Why We Catch Colds During Flights

Confined Space Most Likely to Blame

Medically Reviewed by Gary D. Vogin, MD

July 23, 2002 -- Get a cold nearly every time you fly? Well, it's not because of the type of air on board. Whether your plane circulates fresh air -- or recirculates cabin air -- doesn't seem to make a difference, a new study shows. More likely, it's the confined space of the aircraft, says one expert.

In recent years, new commercial aircraft have been designed to recirculate approximately 50% of the cabin air to increase fuel efficiency. But it's not been known whether air recirculation increases the transmission of infectious disease.

But some studies have shown higher rates of the common cold among people working in buildings that recirculate air, writes Jessica Nutik Zitter, MD, MPH, a researcher at the University of California, San Francisco. Her paper appears in this week's Journal of the American Medical Association.

In their study, Zitter and colleagues included nearly 1,100 passengers boarding flights on airplanes that had the newer recirculated air systems and on planes that still used fresh air for ventilation. They made follow-up phone calls five to seven days after the flights, asking about symptoms of upper-respiratory infection.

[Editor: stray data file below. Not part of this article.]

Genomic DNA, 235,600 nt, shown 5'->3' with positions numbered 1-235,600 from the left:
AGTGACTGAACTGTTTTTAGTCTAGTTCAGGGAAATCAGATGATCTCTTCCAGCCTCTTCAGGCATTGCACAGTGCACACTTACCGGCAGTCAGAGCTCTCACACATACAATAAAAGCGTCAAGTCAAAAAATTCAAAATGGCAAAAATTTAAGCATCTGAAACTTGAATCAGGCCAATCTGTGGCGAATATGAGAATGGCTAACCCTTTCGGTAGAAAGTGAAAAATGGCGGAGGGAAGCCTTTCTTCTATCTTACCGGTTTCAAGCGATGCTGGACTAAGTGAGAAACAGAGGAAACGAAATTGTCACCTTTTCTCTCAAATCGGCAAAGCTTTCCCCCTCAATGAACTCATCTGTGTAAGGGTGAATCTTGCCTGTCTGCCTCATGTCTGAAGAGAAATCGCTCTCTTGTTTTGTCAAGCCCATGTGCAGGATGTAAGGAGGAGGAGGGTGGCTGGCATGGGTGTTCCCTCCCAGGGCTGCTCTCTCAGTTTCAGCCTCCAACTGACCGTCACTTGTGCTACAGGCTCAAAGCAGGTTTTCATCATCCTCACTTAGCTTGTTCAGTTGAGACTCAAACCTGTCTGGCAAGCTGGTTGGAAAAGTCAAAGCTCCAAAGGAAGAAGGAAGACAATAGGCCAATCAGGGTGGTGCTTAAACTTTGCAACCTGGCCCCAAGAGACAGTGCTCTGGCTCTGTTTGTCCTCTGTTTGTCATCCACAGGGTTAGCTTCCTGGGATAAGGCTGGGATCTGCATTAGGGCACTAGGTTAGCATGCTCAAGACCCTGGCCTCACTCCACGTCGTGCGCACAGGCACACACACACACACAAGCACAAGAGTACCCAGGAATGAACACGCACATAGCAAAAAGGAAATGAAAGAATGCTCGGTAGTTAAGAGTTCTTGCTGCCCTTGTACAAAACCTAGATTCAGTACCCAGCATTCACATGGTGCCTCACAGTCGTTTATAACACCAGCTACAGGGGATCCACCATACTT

Their findings: Passengers aboard airplanes that recirculated air were more likely to have sinus problems. But as far as the common cold, 21% of passengers aboard fresh-air planes reported colds, compared with 19% of people breathing recirculated air.

The findings suggest that if there is increased risk of common colds among passengers, the main route for transmission is not air recirculation, Zitter writes.

It's the confined space of the aircraft that's probably the main reason why people get colds on airplanes, says Derek Johnson, MD, assistant professor of pediatric allergy and clinical immunology at Temple University Children's Medical Center in Philadelphia.

He agreed to review Zitter's study for WebMD.

"It doesn't matter if you're breathing recirculated or fresh air. If the germs are there, you're going to get sick," he tells WebMD.

Droplets in the air, like when somebody sneezes, are one of the big causes of colds. But touching stuff that people with colds have touched -- like a deck of cards, a newspaper, trays, cups, cans -- counts even more. Touch a cold virus germ, then touch your face, and you've exposed yourself to the virus.

"I don't think people give enough credit to that," he tells WebMD. "People don't realize they touch their face many, many times during the day. It's very easy to transmit those viruses, especially in a confined environment -- whether it's an airplane, an office, or at home."

Also, the stress of travel may lower immunity enough to make you more susceptible, he adds.

To help prevent catching colds, wash hands frequently -- and avoid touching your face.